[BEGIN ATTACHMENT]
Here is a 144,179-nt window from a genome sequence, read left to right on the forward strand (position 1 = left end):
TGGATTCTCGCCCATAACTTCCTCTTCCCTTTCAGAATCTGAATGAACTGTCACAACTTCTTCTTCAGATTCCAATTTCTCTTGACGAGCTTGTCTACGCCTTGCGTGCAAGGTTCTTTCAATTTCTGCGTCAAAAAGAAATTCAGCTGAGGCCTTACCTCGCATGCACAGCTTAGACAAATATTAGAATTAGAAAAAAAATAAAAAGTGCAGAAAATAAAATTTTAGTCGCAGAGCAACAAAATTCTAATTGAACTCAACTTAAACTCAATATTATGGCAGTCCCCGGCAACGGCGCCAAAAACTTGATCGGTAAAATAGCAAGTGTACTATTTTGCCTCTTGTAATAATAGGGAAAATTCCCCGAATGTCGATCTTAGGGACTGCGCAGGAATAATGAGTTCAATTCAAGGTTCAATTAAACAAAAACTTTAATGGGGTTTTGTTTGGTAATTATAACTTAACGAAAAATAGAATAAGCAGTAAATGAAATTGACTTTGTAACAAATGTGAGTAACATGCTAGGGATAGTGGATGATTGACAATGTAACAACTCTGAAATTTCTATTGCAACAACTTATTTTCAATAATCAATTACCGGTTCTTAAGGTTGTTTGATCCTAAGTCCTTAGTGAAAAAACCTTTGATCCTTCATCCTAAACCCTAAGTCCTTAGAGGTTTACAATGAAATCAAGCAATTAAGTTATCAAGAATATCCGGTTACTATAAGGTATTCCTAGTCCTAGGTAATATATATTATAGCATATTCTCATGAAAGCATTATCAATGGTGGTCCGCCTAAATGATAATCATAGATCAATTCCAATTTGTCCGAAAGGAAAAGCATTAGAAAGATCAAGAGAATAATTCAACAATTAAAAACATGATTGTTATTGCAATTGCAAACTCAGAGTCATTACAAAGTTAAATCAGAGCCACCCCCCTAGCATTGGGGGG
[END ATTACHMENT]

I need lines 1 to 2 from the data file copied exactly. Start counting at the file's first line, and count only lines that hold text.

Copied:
Here is a 144,179-nt window from a genome sequence, read left to right on the forward strand (position 1 = left end):
TGGATTCTCGCCCATAACTTCCTCTTCCCTTTCAGAATCTGAATGAACTGTCACAACTTCTTCTTCAGATTCCAATTTCTCTTGACGAGCTTGTCTACGCCTTGCGTGCAAGGTTCTTTCAATTTCTGCGTCAAAAAGAAATTCAGCTGAGGCCTTACCTCGCATGCACAGCTTAGACAAATATTAGAATTAGAAAAAAAATAAAAAGTGCAGAAAATAAAATTTTAGTCGCAGAGCAACAAAATTCTAATTGAACTCAACTTAAACTCAATATTATGGCAGTCCCCGGCAACGGCGCCAAAAACTTGATCGGTAAAATAGCAAGTGTACTATTTTGCCTCTTGTAATAATAGGGAAAATTCCCCGAATGTCGATCTTAGGGACTGCGCAGGAATAATGAGTTCAATTCAAGGTTCAATTAAACAAAAACTTTAATGGGGTTTTGTTTGGTAATTATAACTTAACGAAAAATAGAATAAGCAGTAAATGAAATTGACTTTGTAACAAATGTGAGTAACATGCTAGGGATAGTGGATGATTGACAATGTAACAACTCTGAAATTTCTATTGCAACAACTTATTTTCAATAATCAATTACCGGTTCTTAAGGTTGTTTGATCCTAAGTCCTTAGTGAAAAAACCTTTGATCCTTCATCCTAAACCCTAAGTCCTTAGAGGTTTACAATGAAATCAAGCAATTAAGTTATCAAGAATATCCGGTTACTATAAGGTATTCCTAGTCCTAGGTAATATATATTATAGCATATTCTCATGAAAGCATTATCAATGGTGGTCCGCCTAAATGATAATCATAGATCAATTCCAATTTGTCCGAAAGGAAAAGCATTAGAAAGATCAAGAGAATAATTCAACAATTAAAAACATGATTGTTATTGCAATTGCAAACTCAGAGTCATTACAAAGTTAAATCAGAGCCACCCCCCTAGCATTGGGGGG